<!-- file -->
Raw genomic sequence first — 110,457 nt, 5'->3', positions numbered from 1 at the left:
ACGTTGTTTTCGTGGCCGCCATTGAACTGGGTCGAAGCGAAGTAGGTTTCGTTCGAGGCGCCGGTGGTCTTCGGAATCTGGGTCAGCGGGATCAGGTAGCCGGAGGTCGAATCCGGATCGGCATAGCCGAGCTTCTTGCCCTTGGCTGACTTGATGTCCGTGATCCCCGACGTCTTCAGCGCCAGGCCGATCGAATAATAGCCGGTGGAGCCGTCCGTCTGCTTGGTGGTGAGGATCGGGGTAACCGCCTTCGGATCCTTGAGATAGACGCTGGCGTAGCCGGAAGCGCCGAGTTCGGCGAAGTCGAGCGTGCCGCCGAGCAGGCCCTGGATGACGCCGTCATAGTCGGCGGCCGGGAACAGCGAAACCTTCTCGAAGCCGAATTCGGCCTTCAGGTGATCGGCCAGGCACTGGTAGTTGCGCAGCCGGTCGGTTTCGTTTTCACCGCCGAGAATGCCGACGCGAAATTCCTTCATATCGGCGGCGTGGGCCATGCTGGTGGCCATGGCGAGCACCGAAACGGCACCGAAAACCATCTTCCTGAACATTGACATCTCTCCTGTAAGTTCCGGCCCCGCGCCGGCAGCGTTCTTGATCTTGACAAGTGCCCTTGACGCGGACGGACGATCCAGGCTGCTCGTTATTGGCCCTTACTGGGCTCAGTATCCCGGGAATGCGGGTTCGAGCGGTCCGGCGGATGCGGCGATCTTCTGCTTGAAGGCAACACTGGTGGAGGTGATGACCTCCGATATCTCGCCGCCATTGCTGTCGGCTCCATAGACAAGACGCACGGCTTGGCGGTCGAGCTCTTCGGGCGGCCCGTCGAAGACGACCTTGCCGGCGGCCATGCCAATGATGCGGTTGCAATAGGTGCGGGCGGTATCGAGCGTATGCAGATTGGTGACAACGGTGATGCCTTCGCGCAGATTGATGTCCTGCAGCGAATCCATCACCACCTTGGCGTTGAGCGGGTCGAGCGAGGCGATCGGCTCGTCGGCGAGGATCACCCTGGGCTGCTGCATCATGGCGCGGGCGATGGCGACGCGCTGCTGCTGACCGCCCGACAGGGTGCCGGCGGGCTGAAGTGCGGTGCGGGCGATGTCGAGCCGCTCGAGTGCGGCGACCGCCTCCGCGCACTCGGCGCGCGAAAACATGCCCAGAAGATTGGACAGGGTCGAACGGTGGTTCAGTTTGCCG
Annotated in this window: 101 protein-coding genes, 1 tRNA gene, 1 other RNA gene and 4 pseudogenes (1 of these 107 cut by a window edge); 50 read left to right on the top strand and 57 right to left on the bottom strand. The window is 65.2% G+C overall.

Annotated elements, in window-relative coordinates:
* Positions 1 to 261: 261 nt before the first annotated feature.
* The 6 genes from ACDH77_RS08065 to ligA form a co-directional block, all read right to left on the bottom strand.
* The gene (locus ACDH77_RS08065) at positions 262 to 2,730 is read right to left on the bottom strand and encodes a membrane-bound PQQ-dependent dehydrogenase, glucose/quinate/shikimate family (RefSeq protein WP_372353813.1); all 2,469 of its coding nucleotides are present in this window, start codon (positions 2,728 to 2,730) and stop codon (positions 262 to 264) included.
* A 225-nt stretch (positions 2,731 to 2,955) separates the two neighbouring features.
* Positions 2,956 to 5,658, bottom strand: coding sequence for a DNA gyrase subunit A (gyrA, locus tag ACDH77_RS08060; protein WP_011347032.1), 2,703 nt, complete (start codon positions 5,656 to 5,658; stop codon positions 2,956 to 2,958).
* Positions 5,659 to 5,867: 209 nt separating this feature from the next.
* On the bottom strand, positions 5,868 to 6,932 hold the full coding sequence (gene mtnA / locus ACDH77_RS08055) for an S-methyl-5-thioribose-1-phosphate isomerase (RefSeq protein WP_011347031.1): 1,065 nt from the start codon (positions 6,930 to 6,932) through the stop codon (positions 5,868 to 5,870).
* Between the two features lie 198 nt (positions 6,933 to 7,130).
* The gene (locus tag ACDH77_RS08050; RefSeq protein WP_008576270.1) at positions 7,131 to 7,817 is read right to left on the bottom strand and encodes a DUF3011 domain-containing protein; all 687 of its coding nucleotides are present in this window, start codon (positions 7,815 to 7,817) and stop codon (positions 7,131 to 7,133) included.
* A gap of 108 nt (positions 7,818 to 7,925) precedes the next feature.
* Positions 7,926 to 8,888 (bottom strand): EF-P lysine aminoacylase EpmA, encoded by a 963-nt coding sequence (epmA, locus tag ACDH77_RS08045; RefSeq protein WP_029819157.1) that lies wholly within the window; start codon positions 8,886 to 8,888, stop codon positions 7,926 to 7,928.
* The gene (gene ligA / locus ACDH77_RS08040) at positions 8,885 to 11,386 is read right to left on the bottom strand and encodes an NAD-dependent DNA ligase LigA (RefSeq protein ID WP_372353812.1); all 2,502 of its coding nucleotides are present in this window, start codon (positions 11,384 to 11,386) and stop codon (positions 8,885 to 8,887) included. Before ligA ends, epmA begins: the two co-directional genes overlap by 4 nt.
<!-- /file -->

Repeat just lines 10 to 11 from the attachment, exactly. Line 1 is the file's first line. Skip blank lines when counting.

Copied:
* Positions 5,659 to 5,867: 209 nt separating this feature from the next.
* On the bottom strand, positions 5,868 to 6,932 hold the full coding sequence (gene mtnA / locus ACDH77_RS08055) for an S-methyl-5-thioribose-1-phosphate isomerase (RefSeq protein WP_011347031.1): 1,065 nt from the start codon (positions 6,930 to 6,932) through the stop codon (positions 5,868 to 5,870).